I’m not a woman, I would argue, much less a woman who has ever faced the reality of a pregnancy, so I have no room to be making a decision for those who are.
I know a political quagmire when I see one, however, and that’s what I see with Proposition 115, the 22-week abortion ban. At what point of the pregnancy does a woman sacrifice that decision — the day before the child is born, is that too late? Whose decision is that? It’s still not mine, or at least, I don’t want it to be.
The problem comes in its absolutism, but there’s plenty of that to go around in politics these days.
Kristi Burton Brown: “Restricting late-term abortions in Colorado shouldn’t be hard. 43 other states already do it.”
The only exception under Prop 115 is the immediate need to save a mother’s life, though not the risk of other health problems, or incest or rape. Like I said, no easy answers.
This is a half-step, something akin to a tacit compromise over a complete abortion ban, until the Supreme Court has enough justices willing to overturn Roe v. Wade.
President Donald Trump made this part of the de facto GOP platform this year.
“Radical justices will erase the Second Amendment, silence political speech and require taxpayers to fund extreme late-term abortion,” he said falsely on Sept. 9.
Neither side yields to compromise, however.
Amanda Henderson: “Religious freedom should call us to the common good, rather than harm women and their families in the name of God. The decision to terminate a pregnancy is morally complex, and people of different religious traditions, as well as people within the same tradition, hold varying views on this matter. It is important that we respect the religious freedom of each individual by protecting the right to make our own faith-informed decisions about our reproductive lives.”
Archbishop Charles Chaput said as much in 2015. Chaput was archbishop of Denver until 2011, when he became archbishop of Philadelphia.
“Here’s a simple exercise in basic reasoning,” he wrote in a column for Catholic Philly. “On a spectrum of bad things to do, theft is bad, assault is worse and murder is worst. There’s a similar texture of ill will connecting all three crimes, but only a very confused conscience would equate thieving and homicide. Both are serious matters. But there is no equivalence. The deliberate killing of innocent life is a uniquely wicked act. No amount of contextualizing or deflecting our attention to other issues can obscure that.”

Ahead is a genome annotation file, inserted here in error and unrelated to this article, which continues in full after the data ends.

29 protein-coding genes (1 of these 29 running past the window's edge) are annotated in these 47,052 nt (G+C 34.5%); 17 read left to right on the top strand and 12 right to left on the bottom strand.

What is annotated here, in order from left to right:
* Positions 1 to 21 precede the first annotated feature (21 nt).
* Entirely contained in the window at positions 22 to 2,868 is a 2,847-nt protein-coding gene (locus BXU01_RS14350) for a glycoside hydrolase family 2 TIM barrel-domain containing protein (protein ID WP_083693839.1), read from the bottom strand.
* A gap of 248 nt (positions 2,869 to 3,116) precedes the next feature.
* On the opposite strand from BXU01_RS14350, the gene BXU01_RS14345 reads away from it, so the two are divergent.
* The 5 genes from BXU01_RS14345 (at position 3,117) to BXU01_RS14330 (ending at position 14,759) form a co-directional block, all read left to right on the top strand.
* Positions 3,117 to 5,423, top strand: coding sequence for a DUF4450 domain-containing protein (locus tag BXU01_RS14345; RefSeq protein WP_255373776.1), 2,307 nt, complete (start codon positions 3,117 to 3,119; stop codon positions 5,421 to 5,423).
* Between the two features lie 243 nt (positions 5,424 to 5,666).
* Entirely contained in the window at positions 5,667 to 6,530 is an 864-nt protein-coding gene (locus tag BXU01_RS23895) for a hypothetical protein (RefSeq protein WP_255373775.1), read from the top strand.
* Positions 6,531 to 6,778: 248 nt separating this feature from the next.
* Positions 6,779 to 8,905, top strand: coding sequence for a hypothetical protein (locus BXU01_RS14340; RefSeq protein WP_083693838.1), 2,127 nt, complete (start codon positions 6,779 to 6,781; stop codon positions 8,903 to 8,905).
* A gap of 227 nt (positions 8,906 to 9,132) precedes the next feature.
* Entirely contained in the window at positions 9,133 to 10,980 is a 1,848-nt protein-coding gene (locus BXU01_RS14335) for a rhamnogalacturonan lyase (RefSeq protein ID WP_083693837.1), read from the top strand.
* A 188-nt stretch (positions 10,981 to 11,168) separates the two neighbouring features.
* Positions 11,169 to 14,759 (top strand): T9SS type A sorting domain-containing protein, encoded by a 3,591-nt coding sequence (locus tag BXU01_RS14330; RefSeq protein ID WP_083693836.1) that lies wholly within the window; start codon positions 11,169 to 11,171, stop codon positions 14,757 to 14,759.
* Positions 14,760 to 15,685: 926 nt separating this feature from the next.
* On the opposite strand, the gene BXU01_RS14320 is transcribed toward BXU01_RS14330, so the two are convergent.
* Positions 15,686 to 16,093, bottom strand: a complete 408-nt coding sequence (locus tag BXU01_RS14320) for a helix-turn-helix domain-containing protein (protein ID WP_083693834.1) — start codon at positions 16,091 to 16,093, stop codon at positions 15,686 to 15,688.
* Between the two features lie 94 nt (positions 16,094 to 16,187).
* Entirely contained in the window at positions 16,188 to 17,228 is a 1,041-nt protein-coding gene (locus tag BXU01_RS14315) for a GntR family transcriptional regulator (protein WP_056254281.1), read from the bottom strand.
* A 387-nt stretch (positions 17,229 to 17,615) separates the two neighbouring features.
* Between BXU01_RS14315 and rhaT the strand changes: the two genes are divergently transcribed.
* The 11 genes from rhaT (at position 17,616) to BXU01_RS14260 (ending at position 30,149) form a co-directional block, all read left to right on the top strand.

Chaput concedes, however, nearly all Catholic dioceses in the United States devote “far more” time and treasure to serving the poor and educating the young than fighting abortion.
“But of course, children need to survive the womb before they can have needs like food, shelter, immigration counseling and good health care,” the archbishop wrote.
Other religious leaders on the political left gave their views to Colorado reporters on Sept. 10.
“We understand that abortion can be seen as a divisive issue in our country,” said the Rev. Amanda Henderson, executive director of the Interfaith Alliance of Colorado. “The truth is religious people from Catholic to Methodist to Buddhist, Jewish or Muslim, we have many nuanced views with the realities that come with pregnancy. While we hold many different views about abortion, through our work of walking with people through difficult life decisions, we have to come to the agreement that the complicated decision around pregnancy should be made by a woman and her family in consultation with her doctor in accordance to her beliefs.”
Previous proposed constitutional amendments in Colorado have sought to define “person” and “child” in the state criminal code as “unborn human beings” — you’ve heard it called “personhood.”
In 2014, my mentor and fellow Colorado Politics columnist Lynn Bartels hung then-Sen. Mark Udall with the nickname “Mark Uterus,” because he campaigned heavily on protecting abortion rights. He lost.
Though Udall won over women by 9 points, then-Rep. Cory Gardner won among men by 16.
That same year, however, a personhood ballot initiative bombed on the ballot box: 65% to 35%. Attempts at personhood failed with 70% against it in 2008 and 2010 as well.
Will limits on abortions pass in 2020? I doubt it. The state has only listed farther to the left since 2014, so it’s hard to imagine the concept picking up converts.
Former Gov. John Hickenlooper’s campaign to unseat Gardner is grappling awkwardly with this history.
I noted in an analysis before the primary that Hickenlooper was a supporter but not a champion of abortion rights. His campaign people cried foul. I said I’d love to get into Hick’s abortion championship, if they would put me on the phone with him to talk about it. I’ve been following Hick his entire political career, and I haven’t associated him with the issue — at all.
His people passed. Some champion.
Perhaps that’s the political brilliance of getting this on the ballot in a presidential year, even though it stirs up the base on both sides.
Here in Colorado, Democrats already are deeply divided, much as they were in 2016, a Bernie state ill-fit into a Hillary party. Bernie Sanders won Colorado again this year. Here you have Hickenlooper, who made a mark compromising with oil and gas, which the thick green, progressive wing of his party isn’t forgetting.
Latino voters are tilting toward Trump in Florida, as their advocates allege Democrats aren’t doing enough for them.
If abortion splits off other Catholics and moderates as well, then whether that’s strategy, byproduct or the fortunes of chaos, Republicans this year will take it.
America is where abortion has been for a long time. Other political issues are simply acquiring the tint of political combat that’s always swaddled this issue.